Exclusive: Government Program to Control Religious Thought?

Truth in Media: Government Program to Control Religious Thought? Is the U.S. Government working on a program to…well…program the way you view religion? A whistleblower who has worked on that program says yes and he wants you to know exactly what has been going on. The first step towards truth is to be informed.


If I told you that the Defense Department was using taxpayer dollars to learn how to influence people with religious beliefs in order to control those beliefs, would it really surprise you?

Would you think that I am a tin foil hat wearing conspiracy theorist?

Would you care if I told you that the program was aimed at controlling fundamentalist Muslims?

How about fundamentalist Christians?

Here’s the backstory. In 2012, Arizona State Universityʼs Center for Strategic Communication or CSC was awarded a $6.1 million dollar research grant by DARPA or the Defense Advanced Research Projects Agency.

The goal of the project according to ASUʼs website is to “study the neurobiology of narrative comprehension, validate narrative theories and explore the connection between narrative and persuasion.”

A lot of technical talk there, so lets dig into the details.

The CSC program is actually about creating narratives. Using effective communication, largely video, to control the thought process of groups of people. And ultimately to be able to trigger narratives through magnetic stimulation. At its core, the program is focused on how to win the narrative against Muslim extremism. It’s a fairly interesting concept.

According to documents leaked to us, this project integrates insights from three mutually-informing theoretical terrains.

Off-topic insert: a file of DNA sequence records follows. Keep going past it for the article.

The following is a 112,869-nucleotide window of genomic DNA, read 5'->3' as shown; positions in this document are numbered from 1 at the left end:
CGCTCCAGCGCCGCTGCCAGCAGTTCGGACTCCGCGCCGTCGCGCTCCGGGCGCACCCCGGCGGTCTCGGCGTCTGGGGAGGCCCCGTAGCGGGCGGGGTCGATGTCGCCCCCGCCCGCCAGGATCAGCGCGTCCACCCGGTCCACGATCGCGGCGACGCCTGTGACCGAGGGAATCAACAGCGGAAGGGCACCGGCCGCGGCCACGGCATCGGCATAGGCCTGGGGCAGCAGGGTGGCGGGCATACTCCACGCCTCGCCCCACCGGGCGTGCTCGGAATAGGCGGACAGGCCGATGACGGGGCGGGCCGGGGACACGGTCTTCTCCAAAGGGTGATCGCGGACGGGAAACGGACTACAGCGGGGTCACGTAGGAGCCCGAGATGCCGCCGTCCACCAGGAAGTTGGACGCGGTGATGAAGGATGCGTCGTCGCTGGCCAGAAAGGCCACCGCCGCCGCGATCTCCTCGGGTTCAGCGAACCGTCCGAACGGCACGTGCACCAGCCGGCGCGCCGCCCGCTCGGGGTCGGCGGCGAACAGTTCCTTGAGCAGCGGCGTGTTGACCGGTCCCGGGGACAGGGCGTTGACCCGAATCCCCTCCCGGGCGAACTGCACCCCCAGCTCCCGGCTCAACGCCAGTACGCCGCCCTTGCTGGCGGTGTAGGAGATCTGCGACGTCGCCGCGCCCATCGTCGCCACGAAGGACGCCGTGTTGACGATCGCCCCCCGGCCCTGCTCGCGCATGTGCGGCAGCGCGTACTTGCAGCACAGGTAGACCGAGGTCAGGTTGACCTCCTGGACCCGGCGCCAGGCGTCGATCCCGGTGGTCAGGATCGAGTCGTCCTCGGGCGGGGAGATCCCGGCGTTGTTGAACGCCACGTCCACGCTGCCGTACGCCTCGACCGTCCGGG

In short, the goal of the program is to combat and change religious narratives because of their role in “extremist behavior.” The whistleblower who revealed this program to us, worked for several years on the program. They asked not to be identified.

Ben: What were you told about the proposal as you began working through it?

Whistleblower: Yeah, I thought that it was benign. They told me it was about trying to figure outwhat parts of the brain are affected by narrative persuasion. Just to figure it out just for academic reasons. So we looked at narrative transportation which is basically how an individual is transported into a narrative, how they understand it…kind of like when you read a good book you get really enthralled with it.

At its core, the program attempts to map the brain to determine which portions of the brain allow you to accept a narrative presented to you. It’s called narrative theory.

Mapping this network will lead to a fuller understanding of the influence narrative has on memory, emotion, theory of mind, identity and persuasion, which in turn influence the decision to engage in political violence or join violent groups or support groups ideologically or financially.

You see, the project is focused on the belief that the reason Muslims in the Middle East are swayed to religious violence is not because of the reality of what is going on around them per se, but because they are believing a local or a regional narrative.

Ben: The local and regional narrative then is that the brain automatically assumes things because of a narrative we’ve been taught since our childhood, is that it?

Whistleblower: Right yeah that’s true. We call those master narratives. So in America we have this “rags to riches” master narrative where if you work really hard you can become successful and make a ton of money. So in the Middle East, they always use the example of the Pharaoh. That’s the master narrative that’s in the Qur’an, where there’s this corrupt leader that, you know, is really bad for society. And they use the example of Sadat who was assassinated. When
the assassin killed him, he said, “I have killed the Pharaoh, I have killed the Pharaoh.” So they assume that he was relying upon this Islamic master narrative to fuel his actions.

So how does the program change this? Again a lot of technical speak here so stay with me. But it’s broken into three phases.

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